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How to ask for help... the frustrating way

For a long time I've been helping people online. From public grassroots coding groups to my local linux user group and several local meetups; I enjoy helping people through problems. Recently a pattern has emerged that most people don't seem to want or know how to be helped.

It's really frustrating, both because they've wasted both our time, but also because they don't seem to understand; things will never change if they don't put in more effort than simply asking, then not fully participating.

The pattern

  1. Person needing help: "wondering if you could help?"
  2. Me: A seemingly well defined problem. Agreement to try to help. Some initial thoughts.
  3. Person needing help: Lack of willingness to try to inspect process.
  4. Me: I need to know more. Ask questions.
  5. Person needing help: Gradual bleeding of detail over and over, or asking me to prove they are not right... That is not how the world works, and you are the person that needed help, not me.
  6. Me: I lose the will to help.

Why offer to help then?

I fully believe in the powerful role of community in improving outcomes for learners.

Formal education is only as good as the diversity of teachers available. I may not be able to help you learn something I try to help with, but without me attempting to help, you'd have been stuck anyway.

Non-commercial help is part of that wider community involvement in improving outcomes, but lets be clear, any participant can and should leave any time they feel uncomfortable.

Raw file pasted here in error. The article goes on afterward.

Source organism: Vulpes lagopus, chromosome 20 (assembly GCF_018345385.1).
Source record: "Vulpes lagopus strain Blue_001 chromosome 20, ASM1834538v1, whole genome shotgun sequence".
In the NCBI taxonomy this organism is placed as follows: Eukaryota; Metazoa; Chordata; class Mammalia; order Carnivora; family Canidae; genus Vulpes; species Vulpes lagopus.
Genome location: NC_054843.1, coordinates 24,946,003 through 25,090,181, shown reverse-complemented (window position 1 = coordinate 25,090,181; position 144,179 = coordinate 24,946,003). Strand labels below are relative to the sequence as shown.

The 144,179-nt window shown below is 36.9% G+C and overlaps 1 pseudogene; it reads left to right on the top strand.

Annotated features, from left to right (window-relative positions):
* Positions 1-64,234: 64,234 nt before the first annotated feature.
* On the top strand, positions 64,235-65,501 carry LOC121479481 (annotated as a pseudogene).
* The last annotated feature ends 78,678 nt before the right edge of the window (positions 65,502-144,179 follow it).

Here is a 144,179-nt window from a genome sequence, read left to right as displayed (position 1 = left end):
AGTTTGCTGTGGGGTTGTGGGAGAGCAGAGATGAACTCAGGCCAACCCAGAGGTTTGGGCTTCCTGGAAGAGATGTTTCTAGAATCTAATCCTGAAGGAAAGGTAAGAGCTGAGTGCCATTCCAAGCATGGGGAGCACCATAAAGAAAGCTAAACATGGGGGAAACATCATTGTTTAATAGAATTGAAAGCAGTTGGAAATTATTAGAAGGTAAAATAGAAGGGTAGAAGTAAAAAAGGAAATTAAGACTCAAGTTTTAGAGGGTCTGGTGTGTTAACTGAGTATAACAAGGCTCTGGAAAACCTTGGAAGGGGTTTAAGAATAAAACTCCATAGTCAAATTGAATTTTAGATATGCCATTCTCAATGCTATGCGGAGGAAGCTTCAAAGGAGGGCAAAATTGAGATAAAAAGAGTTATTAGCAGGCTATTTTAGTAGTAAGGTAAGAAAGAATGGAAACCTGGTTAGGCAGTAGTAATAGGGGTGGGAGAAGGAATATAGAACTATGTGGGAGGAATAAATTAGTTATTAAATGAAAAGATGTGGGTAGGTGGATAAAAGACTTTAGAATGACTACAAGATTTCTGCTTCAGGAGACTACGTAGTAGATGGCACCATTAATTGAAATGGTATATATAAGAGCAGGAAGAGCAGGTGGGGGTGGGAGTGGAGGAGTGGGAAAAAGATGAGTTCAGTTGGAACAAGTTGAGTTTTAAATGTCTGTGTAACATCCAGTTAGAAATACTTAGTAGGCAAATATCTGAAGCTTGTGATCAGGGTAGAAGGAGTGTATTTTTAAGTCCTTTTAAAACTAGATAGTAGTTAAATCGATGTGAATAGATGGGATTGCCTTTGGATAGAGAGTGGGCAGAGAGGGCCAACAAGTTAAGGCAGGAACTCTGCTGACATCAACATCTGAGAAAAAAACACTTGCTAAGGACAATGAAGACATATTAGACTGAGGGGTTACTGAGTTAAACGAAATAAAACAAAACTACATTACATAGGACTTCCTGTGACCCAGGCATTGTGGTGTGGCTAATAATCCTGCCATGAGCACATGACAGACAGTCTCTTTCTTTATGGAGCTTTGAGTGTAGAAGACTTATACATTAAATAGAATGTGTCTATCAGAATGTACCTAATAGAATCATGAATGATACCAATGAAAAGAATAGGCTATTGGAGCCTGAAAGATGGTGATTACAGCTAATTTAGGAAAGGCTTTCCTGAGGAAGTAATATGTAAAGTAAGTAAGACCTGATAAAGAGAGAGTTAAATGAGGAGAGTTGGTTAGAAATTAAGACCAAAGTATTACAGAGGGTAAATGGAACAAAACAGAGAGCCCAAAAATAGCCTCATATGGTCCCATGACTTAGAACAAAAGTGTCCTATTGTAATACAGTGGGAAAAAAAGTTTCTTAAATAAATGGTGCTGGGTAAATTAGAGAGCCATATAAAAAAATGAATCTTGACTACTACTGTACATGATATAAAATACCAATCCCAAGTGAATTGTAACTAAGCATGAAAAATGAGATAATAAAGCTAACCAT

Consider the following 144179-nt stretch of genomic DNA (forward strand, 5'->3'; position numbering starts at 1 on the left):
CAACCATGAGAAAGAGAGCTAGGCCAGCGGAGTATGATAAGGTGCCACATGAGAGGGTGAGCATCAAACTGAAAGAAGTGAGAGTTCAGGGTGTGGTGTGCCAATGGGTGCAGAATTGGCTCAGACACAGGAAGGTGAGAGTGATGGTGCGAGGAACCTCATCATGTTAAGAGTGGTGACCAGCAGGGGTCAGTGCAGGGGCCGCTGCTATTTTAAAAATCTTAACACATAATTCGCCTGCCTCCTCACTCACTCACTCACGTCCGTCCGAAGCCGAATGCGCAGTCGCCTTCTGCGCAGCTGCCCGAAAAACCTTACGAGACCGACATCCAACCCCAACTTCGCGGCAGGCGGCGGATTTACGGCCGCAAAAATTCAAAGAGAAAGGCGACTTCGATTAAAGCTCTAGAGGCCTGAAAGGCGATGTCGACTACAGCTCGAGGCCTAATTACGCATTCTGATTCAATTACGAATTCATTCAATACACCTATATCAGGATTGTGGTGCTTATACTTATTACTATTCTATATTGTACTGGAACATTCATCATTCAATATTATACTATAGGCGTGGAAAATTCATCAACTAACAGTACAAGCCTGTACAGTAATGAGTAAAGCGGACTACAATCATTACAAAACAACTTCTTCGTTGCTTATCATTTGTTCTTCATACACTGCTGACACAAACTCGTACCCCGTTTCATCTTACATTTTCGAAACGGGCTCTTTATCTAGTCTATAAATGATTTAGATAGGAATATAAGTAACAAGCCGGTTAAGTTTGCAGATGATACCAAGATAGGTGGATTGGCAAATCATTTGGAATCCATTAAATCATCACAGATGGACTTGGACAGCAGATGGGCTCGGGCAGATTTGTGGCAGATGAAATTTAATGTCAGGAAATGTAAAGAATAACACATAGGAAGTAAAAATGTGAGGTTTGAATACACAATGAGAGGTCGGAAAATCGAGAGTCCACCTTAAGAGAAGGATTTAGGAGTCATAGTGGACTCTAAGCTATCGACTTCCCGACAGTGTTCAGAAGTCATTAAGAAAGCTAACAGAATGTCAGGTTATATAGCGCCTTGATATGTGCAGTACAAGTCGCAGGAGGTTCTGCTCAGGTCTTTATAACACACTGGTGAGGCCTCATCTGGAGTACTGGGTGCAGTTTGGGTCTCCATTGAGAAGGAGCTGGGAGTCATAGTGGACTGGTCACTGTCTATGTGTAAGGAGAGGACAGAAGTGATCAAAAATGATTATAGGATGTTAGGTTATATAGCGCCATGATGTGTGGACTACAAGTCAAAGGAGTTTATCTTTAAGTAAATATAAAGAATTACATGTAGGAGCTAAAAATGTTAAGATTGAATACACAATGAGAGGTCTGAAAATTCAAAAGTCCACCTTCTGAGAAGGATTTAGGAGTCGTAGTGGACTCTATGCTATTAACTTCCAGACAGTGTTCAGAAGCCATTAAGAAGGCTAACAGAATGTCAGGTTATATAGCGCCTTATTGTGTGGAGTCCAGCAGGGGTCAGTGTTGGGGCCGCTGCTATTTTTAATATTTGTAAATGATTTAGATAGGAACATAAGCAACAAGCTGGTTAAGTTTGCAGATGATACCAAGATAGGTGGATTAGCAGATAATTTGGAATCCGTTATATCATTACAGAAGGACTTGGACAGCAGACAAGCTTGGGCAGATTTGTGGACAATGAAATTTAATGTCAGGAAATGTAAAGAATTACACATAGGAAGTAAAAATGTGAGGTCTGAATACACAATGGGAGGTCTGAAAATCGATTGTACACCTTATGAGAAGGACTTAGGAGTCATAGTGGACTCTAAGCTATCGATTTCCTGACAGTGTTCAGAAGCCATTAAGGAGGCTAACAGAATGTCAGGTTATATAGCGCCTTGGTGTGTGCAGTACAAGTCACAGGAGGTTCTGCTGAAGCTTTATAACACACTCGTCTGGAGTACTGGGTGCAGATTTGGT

I'm just as frustrated and disappointed if a commercial client asks for help, but turns out to not want to follow a logical process to get there, or doesn't bound their support request; it's just that they are providing me with something I can use anyway.

Sometimes it's that what you are asking would require more time than we could reasonably have. I'll generally point you to someone else that has solved the problem, and be upset if you insist on trying to solve on your own.

I do also get annoyed at people who's goals are way off although that is not part of this post. Being asked to create an entire piece of software without a healthy budget, is just fooling in my opinion. Many people create great software for no cost, and as OpenSource. They generally don't do it upon someone else whim.

My resolution

Going forward if you exhibit any of these patterns, even one time when I'm trying to help you; I'm going to stop helping you.

Not only is it a waste of both our time, the only thing you secure is my complete and total lack of respect for you for at least a short time.

Some things to do differently

  • Try to re-create the problem or share some context
    • OS name & release
    • Language / Runtime & release
    • Libraries & Frameworks with release
    • Specifications Adhered to
    • Technologies used / desired
  • Try to explore the issue
    • Create a test-case
    • Drop to a debugger
    • Use a REPL

These are ALL essential information and can present fun opportunities for growth. Here are some things I think are not as helpful.

  • Have you tried {Alternate technology, specification, library, framework}
  • Pointing at an irrelevant part of a specification or technology
  • Making fun of people
  • Time / Commercial restraints

The time and commercial constraints are two serious cases for friction when I'm at work. I'm aware unlimited time and resources are not possible; but I also like to help colleagues. Sometimes this leads to me being short with one side or another. Time, Money and correctness are your variables here, and like CAP there is no evidence you can have all three, so pick the most important and communicate them to all of us.